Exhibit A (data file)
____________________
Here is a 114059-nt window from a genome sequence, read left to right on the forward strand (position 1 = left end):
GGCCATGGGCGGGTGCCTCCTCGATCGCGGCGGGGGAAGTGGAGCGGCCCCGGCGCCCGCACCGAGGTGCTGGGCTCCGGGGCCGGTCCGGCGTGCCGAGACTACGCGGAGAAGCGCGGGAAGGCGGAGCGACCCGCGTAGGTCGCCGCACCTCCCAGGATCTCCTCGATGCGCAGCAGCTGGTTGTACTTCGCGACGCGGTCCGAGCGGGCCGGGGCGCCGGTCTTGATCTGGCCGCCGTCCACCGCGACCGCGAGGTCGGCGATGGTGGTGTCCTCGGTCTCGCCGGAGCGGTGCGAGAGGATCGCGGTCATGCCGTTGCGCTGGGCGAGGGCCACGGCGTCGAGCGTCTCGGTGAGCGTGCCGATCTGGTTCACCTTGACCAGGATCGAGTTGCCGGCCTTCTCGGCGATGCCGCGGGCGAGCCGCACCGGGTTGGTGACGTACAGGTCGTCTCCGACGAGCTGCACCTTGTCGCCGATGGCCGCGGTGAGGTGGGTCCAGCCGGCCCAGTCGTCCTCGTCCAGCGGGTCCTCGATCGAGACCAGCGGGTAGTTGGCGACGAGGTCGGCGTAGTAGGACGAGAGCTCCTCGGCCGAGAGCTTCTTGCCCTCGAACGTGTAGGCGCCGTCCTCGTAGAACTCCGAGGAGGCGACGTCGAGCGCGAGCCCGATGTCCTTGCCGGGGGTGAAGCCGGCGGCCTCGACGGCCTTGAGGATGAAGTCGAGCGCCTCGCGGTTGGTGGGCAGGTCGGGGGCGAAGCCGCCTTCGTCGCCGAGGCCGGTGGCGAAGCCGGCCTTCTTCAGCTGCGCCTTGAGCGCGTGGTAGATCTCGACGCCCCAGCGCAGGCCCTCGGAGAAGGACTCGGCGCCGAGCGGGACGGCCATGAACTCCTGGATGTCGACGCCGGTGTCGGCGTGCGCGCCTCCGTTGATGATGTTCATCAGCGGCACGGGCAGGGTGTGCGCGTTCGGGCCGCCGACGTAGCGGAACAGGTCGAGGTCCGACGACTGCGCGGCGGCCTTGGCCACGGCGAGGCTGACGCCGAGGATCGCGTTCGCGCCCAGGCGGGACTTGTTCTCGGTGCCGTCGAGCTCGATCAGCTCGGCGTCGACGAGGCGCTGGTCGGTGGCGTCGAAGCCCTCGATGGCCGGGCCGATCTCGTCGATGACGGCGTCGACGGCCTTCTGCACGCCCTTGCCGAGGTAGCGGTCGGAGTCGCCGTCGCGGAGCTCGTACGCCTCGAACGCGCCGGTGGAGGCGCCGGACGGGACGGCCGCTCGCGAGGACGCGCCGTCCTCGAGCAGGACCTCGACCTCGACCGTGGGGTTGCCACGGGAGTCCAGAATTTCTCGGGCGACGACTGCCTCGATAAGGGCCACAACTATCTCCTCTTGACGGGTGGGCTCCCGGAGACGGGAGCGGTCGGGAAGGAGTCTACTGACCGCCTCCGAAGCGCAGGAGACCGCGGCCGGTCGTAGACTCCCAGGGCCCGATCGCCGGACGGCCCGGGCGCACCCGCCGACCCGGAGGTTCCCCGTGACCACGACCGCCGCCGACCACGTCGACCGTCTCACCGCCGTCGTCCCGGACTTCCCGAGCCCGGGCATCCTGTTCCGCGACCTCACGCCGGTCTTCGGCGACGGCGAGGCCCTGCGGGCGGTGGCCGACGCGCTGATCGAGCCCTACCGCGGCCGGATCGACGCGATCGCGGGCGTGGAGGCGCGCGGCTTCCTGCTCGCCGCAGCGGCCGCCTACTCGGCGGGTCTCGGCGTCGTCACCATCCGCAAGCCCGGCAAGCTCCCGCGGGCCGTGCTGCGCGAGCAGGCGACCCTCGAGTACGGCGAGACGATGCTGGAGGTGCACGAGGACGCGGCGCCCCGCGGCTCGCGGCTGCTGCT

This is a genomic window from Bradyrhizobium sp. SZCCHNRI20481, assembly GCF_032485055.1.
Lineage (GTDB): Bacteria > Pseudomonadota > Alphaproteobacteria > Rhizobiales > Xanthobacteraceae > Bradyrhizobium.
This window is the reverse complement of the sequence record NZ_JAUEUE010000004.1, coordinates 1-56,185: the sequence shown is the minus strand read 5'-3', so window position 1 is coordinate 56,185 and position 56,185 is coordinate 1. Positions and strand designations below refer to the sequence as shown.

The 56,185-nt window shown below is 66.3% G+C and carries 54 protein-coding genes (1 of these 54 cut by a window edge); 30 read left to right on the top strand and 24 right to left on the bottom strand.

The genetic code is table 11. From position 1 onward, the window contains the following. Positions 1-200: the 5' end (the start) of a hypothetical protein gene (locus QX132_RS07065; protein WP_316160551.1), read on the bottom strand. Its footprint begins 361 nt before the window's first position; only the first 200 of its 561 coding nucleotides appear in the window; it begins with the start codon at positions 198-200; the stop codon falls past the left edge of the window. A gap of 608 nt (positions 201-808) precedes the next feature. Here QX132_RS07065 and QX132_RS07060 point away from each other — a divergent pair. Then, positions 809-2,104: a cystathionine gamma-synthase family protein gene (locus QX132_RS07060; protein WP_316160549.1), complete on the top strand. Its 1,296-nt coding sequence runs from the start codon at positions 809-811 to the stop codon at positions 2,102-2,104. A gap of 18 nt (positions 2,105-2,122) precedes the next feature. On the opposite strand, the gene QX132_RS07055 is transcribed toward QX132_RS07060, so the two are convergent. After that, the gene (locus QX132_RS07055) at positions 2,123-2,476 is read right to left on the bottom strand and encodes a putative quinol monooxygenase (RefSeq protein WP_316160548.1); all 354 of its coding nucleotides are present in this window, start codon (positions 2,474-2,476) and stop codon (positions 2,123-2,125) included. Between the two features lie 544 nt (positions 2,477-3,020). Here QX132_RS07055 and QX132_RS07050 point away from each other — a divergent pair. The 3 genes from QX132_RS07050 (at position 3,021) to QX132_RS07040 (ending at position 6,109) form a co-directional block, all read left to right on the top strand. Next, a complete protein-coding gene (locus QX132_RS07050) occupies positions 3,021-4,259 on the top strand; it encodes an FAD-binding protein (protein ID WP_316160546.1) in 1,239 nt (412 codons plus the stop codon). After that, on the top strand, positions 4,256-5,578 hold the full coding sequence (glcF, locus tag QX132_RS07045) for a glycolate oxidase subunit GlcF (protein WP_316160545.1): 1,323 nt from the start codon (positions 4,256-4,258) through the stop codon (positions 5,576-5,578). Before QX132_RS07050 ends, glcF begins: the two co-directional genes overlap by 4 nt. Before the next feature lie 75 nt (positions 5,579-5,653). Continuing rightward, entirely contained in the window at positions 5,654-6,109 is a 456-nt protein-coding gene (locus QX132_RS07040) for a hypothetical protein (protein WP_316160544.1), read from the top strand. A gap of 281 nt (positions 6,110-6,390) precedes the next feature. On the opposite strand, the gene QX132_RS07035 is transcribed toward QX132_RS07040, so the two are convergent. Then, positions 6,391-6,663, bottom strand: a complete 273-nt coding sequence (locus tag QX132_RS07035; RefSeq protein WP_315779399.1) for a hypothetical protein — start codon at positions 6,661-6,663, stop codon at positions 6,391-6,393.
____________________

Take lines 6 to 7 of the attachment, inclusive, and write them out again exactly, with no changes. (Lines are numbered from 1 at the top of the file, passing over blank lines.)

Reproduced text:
The 56,185-nt window shown below is 66.3% G+C and carries 54 protein-coding genes (1 of these 54 cut by a window edge); 30 read left to right on the top strand and 24 right to left on the bottom strand.

The genetic code is table 11. From position 1 onward, the window contains the following. Positions 1-200: the 5' end (the start) of a hypothetical protein gene (locus QX132_RS07065; protein WP_316160551.1), read on the bottom strand. Its footprint begins 361 nt before the window's first position; only the first 200 of its 561 coding nucleotides appear in the window; it begins with the start codon at positions 198-200; the stop codon falls past the left edge of the window. A gap of 608 nt (positions 201-808) precedes the next feature. Here QX132_RS07065 and QX132_RS07060 point away from each other — a divergent pair. Then, positions 809-2,104: a cystathionine gamma-synthase family protein gene (locus QX132_RS07060; protein WP_316160549.1), complete on the top strand. Its 1,296-nt coding sequence runs from the start codon at positions 809-811 to the stop codon at positions 2,102-2,104. A gap of 18 nt (positions 2,105-2,122) precedes the next feature. On the opposite strand, the gene QX132_RS07055 is transcribed toward QX132_RS07060, so the two are convergent. After that, the gene (locus QX132_RS07055) at positions 2,123-2,476 is read right to left on the bottom strand and encodes a putative quinol monooxygenase (RefSeq protein WP_316160548.1); all 354 of its coding nucleotides are present in this window, start codon (positions 2,474-2,476) and stop codon (positions 2,123-2,125) included. Between the two features lie 544 nt (positions 2,477-3,020). Here QX132_RS07055 and QX132_RS07050 point away from each other — a divergent pair. The 3 genes from QX132_RS07050 (at position 3,021) to QX132_RS07040 (ending at position 6,109) form a co-directional block, all read left to right on the top strand. Next, a complete protein-coding gene (locus QX132_RS07050) occupies positions 3,021-4,259 on the top strand; it encodes an FAD-binding protein (protein ID WP_316160546.1) in 1,239 nt (412 codons plus the stop codon). After that, on the top strand, positions 4,256-5,578 hold the full coding sequence (glcF, locus tag QX132_RS07045) for a glycolate oxidase subunit GlcF (protein WP_316160545.1): 1,323 nt from the start codon (positions 4,256-4,258) through the stop codon (positions 5,576-5,578). Before QX132_RS07050 ends, glcF begins: the two co-directional genes overlap by 4 nt. Before the next feature lie 75 nt (positions 5,579-5,653). Continuing rightward, entirely contained in the window at positions 5,654-6,109 is a 456-nt protein-coding gene (locus QX132_RS07040) for a hypothetical protein (protein WP_316160544.1), read from the top strand. A gap of 281 nt (positions 6,110-6,390) precedes the next feature. On the opposite strand, the gene QX132_RS07035 is transcribed toward QX132_RS07040, so the two are convergent. Then, positions 6,391-6,663, bottom strand: a complete 273-nt coding sequence (locus tag QX132_RS07035; RefSeq protein WP_315779399.1) for a hypothetical protein — start codon at positions 6,661-6,663, stop codon at positions 6,391-6,393.